Dead code detection with tombstones for PHP

0.19.0 2019-04-05 15:36 UTC

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Last update: 2020-06-23 10:07:40 UTC


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Implements the concept of tombstones for dead code detection in PHP. If you're not familiar with that concept, read below.

This library provides you with a toolbox to place and track tombstones in your code. scheb/tombstone-analyzer can be used for report generation.

What are Tombstones?

To get the basic idea, watch David Schnepper's 5 minute talk from Velocity Santa Clara 2014.

Tombstone Youtube Video

When you want to identify and clean-up dead code in a project, static code analysis tools are the weapon of choice. But these tools have some limitions, especially in a dynamic language like PHP:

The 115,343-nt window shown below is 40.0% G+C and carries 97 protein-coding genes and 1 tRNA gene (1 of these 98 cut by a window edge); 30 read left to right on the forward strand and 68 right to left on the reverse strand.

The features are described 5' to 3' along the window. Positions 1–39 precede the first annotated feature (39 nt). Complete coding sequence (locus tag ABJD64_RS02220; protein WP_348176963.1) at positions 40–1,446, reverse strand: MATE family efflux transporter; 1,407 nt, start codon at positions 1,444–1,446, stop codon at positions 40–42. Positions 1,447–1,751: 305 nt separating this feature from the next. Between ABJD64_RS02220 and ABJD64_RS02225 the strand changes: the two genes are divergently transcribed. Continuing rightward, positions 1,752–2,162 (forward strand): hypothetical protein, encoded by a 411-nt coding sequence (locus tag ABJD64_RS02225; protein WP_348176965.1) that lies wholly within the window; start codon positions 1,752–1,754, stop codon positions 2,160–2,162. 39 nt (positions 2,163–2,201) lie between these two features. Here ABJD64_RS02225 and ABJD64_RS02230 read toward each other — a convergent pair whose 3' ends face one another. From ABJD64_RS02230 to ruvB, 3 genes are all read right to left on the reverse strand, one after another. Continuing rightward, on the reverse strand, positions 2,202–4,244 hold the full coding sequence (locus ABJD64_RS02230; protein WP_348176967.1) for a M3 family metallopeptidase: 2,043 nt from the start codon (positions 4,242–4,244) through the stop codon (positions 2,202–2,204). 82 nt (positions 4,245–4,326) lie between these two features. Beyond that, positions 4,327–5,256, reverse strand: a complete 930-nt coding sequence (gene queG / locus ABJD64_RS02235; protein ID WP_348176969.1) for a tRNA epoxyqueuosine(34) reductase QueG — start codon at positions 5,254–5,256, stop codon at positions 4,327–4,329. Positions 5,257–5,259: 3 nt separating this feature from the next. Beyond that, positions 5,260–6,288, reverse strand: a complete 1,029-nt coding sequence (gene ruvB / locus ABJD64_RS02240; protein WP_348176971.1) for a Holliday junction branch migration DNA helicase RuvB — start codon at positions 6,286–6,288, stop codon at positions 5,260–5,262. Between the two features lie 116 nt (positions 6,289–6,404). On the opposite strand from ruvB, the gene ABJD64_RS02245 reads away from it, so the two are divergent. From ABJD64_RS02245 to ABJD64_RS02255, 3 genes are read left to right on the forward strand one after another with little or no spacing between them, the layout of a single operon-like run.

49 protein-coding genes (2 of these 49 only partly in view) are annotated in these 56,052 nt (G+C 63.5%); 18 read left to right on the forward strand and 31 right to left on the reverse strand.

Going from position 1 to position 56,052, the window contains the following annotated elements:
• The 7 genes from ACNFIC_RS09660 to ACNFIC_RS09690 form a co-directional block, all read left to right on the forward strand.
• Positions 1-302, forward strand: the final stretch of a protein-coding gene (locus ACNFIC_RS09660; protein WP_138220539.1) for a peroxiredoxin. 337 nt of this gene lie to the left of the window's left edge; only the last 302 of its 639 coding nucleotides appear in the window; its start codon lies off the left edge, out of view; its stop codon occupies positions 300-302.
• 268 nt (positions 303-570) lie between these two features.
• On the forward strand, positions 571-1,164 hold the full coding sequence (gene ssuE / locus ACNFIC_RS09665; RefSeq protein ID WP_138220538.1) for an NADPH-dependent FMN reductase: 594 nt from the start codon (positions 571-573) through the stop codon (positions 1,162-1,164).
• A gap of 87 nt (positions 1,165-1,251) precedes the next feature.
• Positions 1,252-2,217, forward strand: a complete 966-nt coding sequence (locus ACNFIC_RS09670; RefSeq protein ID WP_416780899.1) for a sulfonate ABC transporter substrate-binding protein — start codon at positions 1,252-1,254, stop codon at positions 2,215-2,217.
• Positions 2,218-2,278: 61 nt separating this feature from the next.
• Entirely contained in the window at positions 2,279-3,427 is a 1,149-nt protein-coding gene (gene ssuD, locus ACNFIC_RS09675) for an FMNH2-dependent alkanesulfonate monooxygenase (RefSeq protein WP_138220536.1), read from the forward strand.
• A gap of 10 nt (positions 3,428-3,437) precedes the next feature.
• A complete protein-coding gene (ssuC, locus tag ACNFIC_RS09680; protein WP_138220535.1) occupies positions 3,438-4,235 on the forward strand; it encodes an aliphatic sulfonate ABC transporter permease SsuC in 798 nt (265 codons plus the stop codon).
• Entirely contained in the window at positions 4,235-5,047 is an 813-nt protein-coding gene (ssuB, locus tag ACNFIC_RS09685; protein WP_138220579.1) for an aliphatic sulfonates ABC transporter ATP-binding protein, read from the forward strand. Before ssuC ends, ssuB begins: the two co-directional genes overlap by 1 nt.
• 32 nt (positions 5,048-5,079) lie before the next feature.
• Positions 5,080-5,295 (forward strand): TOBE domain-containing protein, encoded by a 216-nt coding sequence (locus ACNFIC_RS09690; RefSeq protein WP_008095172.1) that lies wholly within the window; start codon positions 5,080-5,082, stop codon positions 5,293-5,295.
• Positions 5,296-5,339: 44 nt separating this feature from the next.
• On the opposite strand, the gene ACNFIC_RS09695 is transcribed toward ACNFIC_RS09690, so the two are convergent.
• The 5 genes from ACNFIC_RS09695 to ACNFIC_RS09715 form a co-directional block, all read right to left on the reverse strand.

• They can only tell you, if a piece of code is referenced, not if it's actually used.
  • They cannot resolve dynamic or generated call paths.

Tombstones provide a way to track if a piece of code is actually invoked. They are executable markers in your code, that you can place where you suspect dead code. Then, you collect tombstone invocations on production. After a while, the logs will tell you, which tombstones are dead and which ones aren't (the so called "vampires").


  1. Install via composer
$ composer require scheb/tombstone
  1. Define a tombstone() function

You have to define a function tombstone(string ...$arguments): void. The library is shipped with a default implementation. Include tombstone.php from the libraries root directory in your bootstrap. If you don't like the default implementation, you can implement the function on your own. The only requirement is to have strings as arguments (important for code analysis in the tombstone-analyzer library).